The importance of dye chemistry and TiCl4 surface treatment in the behavior of Al2O3 recombination barrier layers deposited by atomic layer deposition in solid-state dye-sensitized solar cells

Thomas P. Brennan, Jonathan R. Bakke, I-Kang Ding, Brian E. Hardin, William H. Nguyen, Rajib Mondal, Colin D. Bailie, George Y. Margulis, Eric T. Hoke, Alan Sellinger, Michael D. McGehee, Stacey F. Bent

Research output: Contribution to journalArticlepeer-review

34 Scopus citations

Abstract

Atomic layer deposition (ALD) was used to fabricate Al 2O 3 recombination barriers in solid-state dye-sensitized solar cells (ss-DSSCs) employing an organic hole transport material (HTM) for the first time. Al 2O 3 recombination barriers of varying thickness were incorporated into efficient ss-DSSCs utilizing the Z907 dye adsorbed onto a 2 μm-thick nanoporous TiO 2 active layer and the HTM spiro-OMeTAD. The impact of Al 2O 3 barriers was also studied in devices employing different dyes, with increased active layer thicknesses, and with substrates that did not undergo the TiCl 4 surface treatment. In all instances, electron lifetimes (as determined by transient photovoltage measurements) increased and dark current was suppressed after Al 2O 3 deposition. However, only when the TiCl 4 treatment was eliminated did device efficiency increase; in all other instances efficiency decreased due to a drop in short-circuit current. These results are attributed in the former case to the similar effects of Al 2O 3 ALD and the TiCl 4 surface treatment whereas the insulating properties of Al 2O 3 hinder charge injection and lead to current loss in TiCl 4-treated devices. The impact of Al 2O 3 barrier layers was unaffected by doubling the active layer thickness or using an alternative ruthenium dye, but a metal-free donor-π-acceptor dye exhibited a much smaller decrease in current due to its higher excited state energy. We develop a model employing prior research on Al 2O 3 growth and dye kinetics that successfully predicts the reduction in device current as a function of ALD cycles and is extendable to different dye-barrier systems. © This journal is the Owner Societies 2012.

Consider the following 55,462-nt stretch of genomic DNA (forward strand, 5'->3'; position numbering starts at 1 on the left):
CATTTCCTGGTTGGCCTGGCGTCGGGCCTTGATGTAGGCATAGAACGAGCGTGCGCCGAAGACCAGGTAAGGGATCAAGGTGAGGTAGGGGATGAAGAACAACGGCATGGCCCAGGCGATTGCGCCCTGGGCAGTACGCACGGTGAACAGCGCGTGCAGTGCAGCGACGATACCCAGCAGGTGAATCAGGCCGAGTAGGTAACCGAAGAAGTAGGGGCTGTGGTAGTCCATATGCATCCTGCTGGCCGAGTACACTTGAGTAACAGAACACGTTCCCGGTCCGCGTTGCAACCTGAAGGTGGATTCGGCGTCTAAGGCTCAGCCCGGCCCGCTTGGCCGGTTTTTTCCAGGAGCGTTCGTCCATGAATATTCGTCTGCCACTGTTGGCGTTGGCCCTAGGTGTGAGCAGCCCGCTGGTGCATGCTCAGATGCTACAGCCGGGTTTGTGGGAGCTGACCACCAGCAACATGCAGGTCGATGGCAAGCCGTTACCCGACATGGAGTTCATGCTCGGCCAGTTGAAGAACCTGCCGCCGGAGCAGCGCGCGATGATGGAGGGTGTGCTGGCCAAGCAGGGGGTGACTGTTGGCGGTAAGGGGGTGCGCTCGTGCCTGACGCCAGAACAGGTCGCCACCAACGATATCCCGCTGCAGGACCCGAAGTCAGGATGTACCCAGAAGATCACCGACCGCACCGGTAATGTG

Original languageEnglish (US)
Pages (from-to)12130
JournalPhysical Chemistry Chemical Physics
Volume14
Issue number35
DOIs
StatePublished - 2012
Externally publishedYes

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